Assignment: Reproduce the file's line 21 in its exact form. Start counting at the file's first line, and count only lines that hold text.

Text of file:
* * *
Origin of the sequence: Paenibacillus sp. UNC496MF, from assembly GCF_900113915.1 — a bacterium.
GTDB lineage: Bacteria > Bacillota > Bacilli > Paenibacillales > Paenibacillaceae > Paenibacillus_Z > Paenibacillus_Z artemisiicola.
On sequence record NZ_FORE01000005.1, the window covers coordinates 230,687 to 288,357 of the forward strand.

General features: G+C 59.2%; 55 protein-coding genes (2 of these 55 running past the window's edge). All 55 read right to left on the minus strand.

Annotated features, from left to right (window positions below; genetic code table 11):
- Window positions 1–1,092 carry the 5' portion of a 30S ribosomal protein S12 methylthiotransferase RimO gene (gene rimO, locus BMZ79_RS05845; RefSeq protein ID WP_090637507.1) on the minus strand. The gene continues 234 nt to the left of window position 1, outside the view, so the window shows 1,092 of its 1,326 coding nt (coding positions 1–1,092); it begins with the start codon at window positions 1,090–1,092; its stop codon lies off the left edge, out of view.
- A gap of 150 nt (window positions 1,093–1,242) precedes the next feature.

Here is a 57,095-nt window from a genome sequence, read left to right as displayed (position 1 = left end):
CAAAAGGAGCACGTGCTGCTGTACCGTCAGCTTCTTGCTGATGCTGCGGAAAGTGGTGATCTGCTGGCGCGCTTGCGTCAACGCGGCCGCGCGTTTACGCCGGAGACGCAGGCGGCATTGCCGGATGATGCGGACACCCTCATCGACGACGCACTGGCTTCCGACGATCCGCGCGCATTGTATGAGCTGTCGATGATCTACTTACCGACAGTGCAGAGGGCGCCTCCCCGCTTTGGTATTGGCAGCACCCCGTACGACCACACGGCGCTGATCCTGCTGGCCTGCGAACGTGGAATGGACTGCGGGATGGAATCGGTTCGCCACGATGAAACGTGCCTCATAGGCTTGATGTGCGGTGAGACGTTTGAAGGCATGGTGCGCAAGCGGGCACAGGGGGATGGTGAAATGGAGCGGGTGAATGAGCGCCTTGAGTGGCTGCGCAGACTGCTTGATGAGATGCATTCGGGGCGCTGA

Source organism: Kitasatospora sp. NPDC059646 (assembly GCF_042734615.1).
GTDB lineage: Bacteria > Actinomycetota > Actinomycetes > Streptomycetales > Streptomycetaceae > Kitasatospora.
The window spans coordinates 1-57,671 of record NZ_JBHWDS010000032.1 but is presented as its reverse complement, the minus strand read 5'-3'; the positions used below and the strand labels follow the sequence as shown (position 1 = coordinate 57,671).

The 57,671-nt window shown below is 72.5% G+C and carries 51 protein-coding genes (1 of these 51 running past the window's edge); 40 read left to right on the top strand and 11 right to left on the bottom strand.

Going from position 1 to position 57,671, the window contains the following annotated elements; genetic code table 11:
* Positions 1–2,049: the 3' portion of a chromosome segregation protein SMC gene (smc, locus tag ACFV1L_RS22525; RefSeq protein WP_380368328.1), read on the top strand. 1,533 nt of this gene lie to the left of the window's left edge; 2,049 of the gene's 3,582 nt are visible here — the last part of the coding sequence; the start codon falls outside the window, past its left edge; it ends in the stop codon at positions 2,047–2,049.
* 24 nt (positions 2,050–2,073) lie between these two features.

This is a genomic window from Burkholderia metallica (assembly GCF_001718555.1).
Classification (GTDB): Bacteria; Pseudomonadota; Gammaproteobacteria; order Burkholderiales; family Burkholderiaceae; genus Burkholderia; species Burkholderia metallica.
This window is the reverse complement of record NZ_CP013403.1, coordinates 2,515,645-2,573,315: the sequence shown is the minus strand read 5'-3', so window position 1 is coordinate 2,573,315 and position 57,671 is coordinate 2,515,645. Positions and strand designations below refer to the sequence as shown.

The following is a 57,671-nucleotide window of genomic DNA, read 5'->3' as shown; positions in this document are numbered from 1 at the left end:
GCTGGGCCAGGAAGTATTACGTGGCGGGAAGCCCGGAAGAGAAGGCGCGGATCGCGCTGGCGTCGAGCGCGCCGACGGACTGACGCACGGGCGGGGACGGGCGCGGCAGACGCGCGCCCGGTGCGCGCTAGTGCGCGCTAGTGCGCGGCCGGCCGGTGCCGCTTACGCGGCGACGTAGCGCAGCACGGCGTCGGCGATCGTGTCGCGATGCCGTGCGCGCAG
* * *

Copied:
GCTGGGCCAGGAAGTATTACGTGGCGGGAAGCCCGGAAGAGAAGGCGCGGATCGCGCTGGCGTCGAGCGCGCCGACGGACTGACGCACGGGCGGGGACGGGCGCGGCAGACGCGCGCCCGGTGCGCGCTAGTGCGCGCTAGTGCGCGGCCGGCCGGTGCCGCTTACGCGGCGACGTAGCGCAGCACGGCGTCGGCGATCGTGTCGCGATGCCGTGCGCGCAG